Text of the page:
Wing members support CSO career day

  • Published
  • 45th Reconnaissance Squadron

More than 20 members of the 55th Wing supported the 479th Flying Training Group’s Undergraduate Combat Systems Officer Training Career Day here Nov. 18.


The 479th FTG organizes a career day every six months to help current CSO students make more informed decisions on what aircraft they would prefer to serve on after graduation from UCT.


A combined team of RC-135 crew members from across Offutt Air Force Base, Nebraska, supported the event as well as an EC-130 Compass Call crew from the 55th Electronic Combat Group at Davis-Monthan Air Force Base, Arizona.


The RC-135 crew consisted of Maj. Joe Quillin, 55th Operations Support Squadron and aircraft commander, 1st. Lt. Ryan Adams, 343rd Combat Training Squadron and co-pilot; navigators Capt. Robert Mashburn and Capt. Robert Stephensen of the 343rd CTS; electronic warfare officers 1st. Lt. John Lee, 1st. Lt. Katherine Meckler, 1st. Lt. Vadim Olshansky, 1st. Lt. Lee Ted San Nicolas and 1st. Lt. Luke Werner of the 45th Reconnaissance Squadron, and 1st. Lt. Nitin Prashar of the 38th Reconnaissance Squadron; and maintainers Staff Sgt. Luis Reyes and Airman 1st Class Clinton Wood of the 55th Aircraft Maintenance Squadron.


The EC-130 crew consisted of Capt. Brian Kapes, 43rd Electronic Combat Squadron and aircraft commander, co-pilots Capt. Lucas Derby, 755th Operations Support Squadron, Capt. Billy Mack, 43rd ECS, and 1st. Lt. Nicholas Espinoza, 55th ECG; navigators Capt. Joe FuQua, 55th ECG, and 1st. Lt. Alexander Furnival, 43rd ECS; flight engineer Staff Sgt. William Chavez, 43rd ECS; EWO 1st Lt. Kao Saeturn, 43rd ECS; and aircraft maintenance technician Tech. Sgt. Justin Longway, 42nd Electronic Combat Squadron.


In addition to the RC-135 and EC-130, eight other aircraft platforms available to navigators, EWOs and WSOs flew to NAS Pensacola from all over the country to participate in this day of mentorship.


Through a classroom brief and aircraft static displays, the 55th Wing crews educated more than 180 students and their families on opportunities available to them in the wing. They covered topics ranging from current missions and career opportunities to the different types of lifestyles between the Rivet Joint, Cobra Ball, Combat Sent, Open Skies and Constant Phoenix as well as the Compass Call.


The wide range of squadrons present from our wing proved vital to bolstering the CSO students’ knowledge.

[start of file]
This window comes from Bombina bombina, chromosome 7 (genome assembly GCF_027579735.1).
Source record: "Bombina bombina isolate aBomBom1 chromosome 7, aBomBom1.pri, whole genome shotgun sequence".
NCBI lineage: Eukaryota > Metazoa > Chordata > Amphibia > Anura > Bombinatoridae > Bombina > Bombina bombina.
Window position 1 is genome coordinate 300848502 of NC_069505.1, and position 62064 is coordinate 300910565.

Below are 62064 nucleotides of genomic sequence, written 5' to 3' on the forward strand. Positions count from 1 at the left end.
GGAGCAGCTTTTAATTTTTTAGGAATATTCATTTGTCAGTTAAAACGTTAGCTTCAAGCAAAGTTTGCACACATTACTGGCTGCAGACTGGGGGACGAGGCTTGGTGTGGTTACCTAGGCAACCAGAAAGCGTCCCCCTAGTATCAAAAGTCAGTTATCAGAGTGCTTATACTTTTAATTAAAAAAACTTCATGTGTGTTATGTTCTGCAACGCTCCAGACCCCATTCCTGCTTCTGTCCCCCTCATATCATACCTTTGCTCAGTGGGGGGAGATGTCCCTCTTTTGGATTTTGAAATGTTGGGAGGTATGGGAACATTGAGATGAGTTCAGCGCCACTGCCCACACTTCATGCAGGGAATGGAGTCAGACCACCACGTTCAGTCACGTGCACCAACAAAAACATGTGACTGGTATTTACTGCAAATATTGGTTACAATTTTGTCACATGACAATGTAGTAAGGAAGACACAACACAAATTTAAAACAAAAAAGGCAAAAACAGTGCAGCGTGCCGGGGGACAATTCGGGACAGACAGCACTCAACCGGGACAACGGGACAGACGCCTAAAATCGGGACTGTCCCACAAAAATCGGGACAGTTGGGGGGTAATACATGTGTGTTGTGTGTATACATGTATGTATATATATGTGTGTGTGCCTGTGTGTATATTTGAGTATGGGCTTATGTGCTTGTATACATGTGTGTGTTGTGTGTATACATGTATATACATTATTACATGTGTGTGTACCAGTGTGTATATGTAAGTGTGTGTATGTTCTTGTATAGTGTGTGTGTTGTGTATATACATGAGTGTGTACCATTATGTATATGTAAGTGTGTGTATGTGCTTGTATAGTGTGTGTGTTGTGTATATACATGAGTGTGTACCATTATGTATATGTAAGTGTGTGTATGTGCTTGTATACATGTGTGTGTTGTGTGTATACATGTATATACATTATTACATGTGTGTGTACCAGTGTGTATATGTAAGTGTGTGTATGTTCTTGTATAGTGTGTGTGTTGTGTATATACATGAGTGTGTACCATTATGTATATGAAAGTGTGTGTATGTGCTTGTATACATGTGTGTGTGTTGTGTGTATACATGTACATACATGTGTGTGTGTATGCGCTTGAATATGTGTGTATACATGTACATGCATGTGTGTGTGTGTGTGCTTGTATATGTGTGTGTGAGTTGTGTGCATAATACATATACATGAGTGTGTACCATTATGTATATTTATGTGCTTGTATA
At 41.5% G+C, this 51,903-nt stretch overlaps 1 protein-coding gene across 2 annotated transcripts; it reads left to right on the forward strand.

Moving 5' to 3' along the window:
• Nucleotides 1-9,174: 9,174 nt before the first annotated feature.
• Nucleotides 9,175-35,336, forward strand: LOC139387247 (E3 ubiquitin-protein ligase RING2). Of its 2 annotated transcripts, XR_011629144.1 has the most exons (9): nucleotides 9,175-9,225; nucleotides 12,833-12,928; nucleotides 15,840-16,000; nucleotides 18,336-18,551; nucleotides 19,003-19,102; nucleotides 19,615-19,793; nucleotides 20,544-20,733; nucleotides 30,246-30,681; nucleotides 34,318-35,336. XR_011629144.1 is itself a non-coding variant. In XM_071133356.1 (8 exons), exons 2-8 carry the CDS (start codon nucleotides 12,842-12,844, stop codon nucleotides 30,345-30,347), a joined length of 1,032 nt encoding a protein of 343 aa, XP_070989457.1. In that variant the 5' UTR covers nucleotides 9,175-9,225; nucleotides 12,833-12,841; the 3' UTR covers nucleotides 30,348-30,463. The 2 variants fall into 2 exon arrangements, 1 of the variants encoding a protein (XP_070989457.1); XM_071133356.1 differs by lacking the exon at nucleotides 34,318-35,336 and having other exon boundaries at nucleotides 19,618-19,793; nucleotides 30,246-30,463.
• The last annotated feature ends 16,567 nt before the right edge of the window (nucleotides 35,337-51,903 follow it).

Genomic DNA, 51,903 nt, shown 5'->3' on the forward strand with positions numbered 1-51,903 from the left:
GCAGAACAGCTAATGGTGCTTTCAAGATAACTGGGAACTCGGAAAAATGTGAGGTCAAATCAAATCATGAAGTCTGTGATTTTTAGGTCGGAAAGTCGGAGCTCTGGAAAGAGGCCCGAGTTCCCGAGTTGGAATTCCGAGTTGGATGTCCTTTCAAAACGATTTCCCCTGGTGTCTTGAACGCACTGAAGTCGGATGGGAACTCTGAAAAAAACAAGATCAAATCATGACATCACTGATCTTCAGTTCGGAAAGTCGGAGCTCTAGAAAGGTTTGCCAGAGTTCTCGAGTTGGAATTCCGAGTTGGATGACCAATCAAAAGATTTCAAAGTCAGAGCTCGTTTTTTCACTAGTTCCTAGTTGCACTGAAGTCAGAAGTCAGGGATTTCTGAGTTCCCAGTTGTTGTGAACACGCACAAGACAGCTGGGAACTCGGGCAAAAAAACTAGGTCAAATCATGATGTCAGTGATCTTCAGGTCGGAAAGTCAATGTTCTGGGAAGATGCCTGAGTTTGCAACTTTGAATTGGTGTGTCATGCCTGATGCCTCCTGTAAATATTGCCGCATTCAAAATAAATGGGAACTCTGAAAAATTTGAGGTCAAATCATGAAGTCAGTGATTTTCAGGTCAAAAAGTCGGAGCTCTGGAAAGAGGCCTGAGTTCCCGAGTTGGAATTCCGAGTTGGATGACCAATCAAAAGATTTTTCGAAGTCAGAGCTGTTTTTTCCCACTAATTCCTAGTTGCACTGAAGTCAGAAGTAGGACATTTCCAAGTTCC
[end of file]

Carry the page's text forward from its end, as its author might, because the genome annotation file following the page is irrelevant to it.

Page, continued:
“I knew about the RJ already, but I had no idea the 55th Wing had so many other assets available to me,” said one student who attended the event.


Another student said learning about the different RC-135 variants and getting to walk aboard the static aircraft was the, “highlight of [her] day.”


UCT instructors who attended the briefing also mentioned this was the first time they had seen all squadrons represented and available to the students at a career day.


“The career day was a great event and a great way to show young aviators a true ‘crew dog’ plane,” said Lt. Furnival. “Even if students do not come to the EC, our brief gives them an understanding of what our capabilities are and how much we can affect the current war. Having these students understand what we can do, will have major future impacts.”


“As CSO students grapple with making a significant life and career decision during training, the RC-135 community is and should always be there to provide students with much needed firsthand insight, professional mentorship and friendly advice to encourage our next generation to come make a difference at Offutt,” said Lt. Meckler.


"Having the Compass Call there drew great interest for the aircraft, the mission and our community,” said Lt Kao Saeturn. “This will provide excellent CSOs for the electronic combat group in the future.”


“By the end of the day, many students were overheard saying that they had bumped the RC-135 to their top aircraft choice,” said Lt. Werner.


The 55th Wing plans to continue supporting the CSO career days in the future as long as mission requirements allow them to do so.